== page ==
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working-day

[wur-king-dey]
adjective
  1. workaday; everyday.
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Origin of working-day

First recorded in 1470–80

working day

noun
  1. the amount of time that a worker must work for an agreed daily wage.
  2. a day ordinarily given to working (distinguished from holiday).
  3. the daily period of hours for working.
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Origin of working day

First recorded in 1525–35
Dictionary.com Unabridged Based on the Random House Unabridged Dictionary, © Random House, Inc. 2018

Examples from the Web for working-day

Historical Examples of working-day

  • Making it a working-day, and thus preventing attendance at church.

    An Explanation of Luther's Small Catechism

    Joseph Stump

  • God knows, there is enough to sigh for in this working-day world, is there not?

    Paul Patoff

    F. Marion Crawford

  • It was considered a triumph when the working-day was reduced to thirteen hours.

  • They drifted and saw the morning widen into the working-day.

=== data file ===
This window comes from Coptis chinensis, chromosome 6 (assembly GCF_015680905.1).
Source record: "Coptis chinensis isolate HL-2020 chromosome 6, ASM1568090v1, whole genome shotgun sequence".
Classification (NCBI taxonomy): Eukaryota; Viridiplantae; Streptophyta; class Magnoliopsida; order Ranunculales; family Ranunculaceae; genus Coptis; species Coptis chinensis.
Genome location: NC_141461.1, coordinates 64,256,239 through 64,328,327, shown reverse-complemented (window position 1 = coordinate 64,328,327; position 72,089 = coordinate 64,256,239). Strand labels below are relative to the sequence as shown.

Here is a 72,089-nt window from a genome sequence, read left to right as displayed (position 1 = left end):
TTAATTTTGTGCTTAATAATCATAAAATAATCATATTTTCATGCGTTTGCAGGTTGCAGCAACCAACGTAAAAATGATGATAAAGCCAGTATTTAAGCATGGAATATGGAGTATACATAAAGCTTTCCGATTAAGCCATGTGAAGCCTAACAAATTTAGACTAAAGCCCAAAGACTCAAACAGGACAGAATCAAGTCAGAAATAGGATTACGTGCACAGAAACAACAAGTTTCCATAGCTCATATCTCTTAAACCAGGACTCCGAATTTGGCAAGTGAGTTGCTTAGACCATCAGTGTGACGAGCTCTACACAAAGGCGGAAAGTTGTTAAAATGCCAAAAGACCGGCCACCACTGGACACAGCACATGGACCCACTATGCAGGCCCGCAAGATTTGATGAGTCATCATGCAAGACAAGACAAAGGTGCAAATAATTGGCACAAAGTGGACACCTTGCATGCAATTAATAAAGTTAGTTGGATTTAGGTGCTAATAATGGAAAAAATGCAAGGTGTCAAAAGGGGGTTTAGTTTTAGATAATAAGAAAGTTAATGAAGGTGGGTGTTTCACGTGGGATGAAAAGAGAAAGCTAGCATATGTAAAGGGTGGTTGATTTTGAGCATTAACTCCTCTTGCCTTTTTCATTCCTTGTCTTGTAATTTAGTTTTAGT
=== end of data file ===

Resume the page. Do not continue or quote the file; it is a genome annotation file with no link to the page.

The Lovely Lady

    Mary Austin

  • Howbeit, life is our working-day: and there will be time to rest in Heaven.

    In Convent Walls

    Emily Sarah Holt


British Dictionary definitions for working-day

working day

esp US workday

noun
  1. a day on which work is done, esp for an agreed or stipulated number of hours in return for a salary or wage
  2. the part of the day allocated to worka seven-hour working day
  3. (often plural) commerce any day of the week except Sunday, public holidays, and, in some cases, Saturday
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Collins English Dictionary - Complete & Unabridged 2012 Digital Edition © William Collins Sons & Co. Ltd. 1979, 1986 © HarperCollins Publishers 1998, 2000, 2003, 2005, 2006, 2007, 2009, 2012